The loops show the properties of the magnetic material as it is magnetized anddemagnetized. When a magnetic field is applied to unmagnetized material, theintrinsic induction
is established within it, parallel to the applied field. If
is sufficiently strong, the magnet will become fully magnetized at thesaturation flux density
When the field is reduced to zero, the magnetreturns to the residual value or remanence
, as long as the magnet is withina closed magnetic circuit. Some of these magnetic properties can be improvedwith nanostructured magnetic material and thus the next section will discussnanostructured magnetic materials.
2 Nanostructured magnetic materials
Magnetic nanoparticles show a variety of unusual magnetic behaviourcompared to bulk mate-rials, mostly due to surface/interface effects, includingsymmetry breaking, electronic envi-ronment/charge transfer, and magneticinteractions. Futhermore, since nanophase particles can be as much as 50%surface material, new magnetic properties characteristic of surfaces andinterfaces become important and may be of practical value.
3 Some applications of nanostructured magnetic materials3.3a Storage applications:
The route to progress in memory technology is cost reduction and thedevelopment of ever faster, more compact, and less power consuming memorysys-tems, with greater storage capacity. Theory shows that all these benefitscan be obtained by reducing the size of the basic storage cell, hence it isnatural to suppose that nanotechnol-ogy will eventually play a fundamentalrole. However, it is imperative that the system must also include a means forwriting and reading the cells efficiently. This is the most demanding aspect of memory design. For instance, very compact memories based on scanningtunnelling microscopy employs storage cells approaching the size of a singleatom. One formidable chal-lenge to this is designing sufficiently fast andreliable read/write mechanisms. One probable route by which nanostructureresearch could lead to a successful memory technology would be viananoelectronics research resulting in the development of an ultrahigh-density,VLSI technology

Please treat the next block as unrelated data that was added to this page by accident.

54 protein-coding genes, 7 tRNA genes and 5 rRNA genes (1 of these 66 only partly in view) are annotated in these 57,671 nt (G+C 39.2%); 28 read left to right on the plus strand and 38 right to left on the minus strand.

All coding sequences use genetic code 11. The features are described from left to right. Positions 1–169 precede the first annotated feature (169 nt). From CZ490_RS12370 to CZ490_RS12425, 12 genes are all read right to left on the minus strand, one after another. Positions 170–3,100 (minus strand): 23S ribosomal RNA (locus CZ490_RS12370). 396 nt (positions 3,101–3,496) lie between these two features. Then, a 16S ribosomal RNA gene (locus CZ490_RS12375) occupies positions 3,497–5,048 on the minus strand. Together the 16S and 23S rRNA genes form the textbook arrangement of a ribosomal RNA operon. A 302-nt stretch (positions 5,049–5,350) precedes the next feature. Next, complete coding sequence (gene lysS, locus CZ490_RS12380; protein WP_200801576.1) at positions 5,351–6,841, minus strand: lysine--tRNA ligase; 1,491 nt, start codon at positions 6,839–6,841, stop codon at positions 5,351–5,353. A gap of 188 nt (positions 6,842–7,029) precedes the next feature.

Giant magneto resistance (GMR) recording head
Magnetic recording essentially involves detecting changes in the direction of magnetization in the storage medium. Small magnetic fields immediatelyabove the regions of magnetization changes are associated with thisdivergence. These stray fields are read by inducing signals or resistancechanges in the head as the storage medium is moved past them. This is called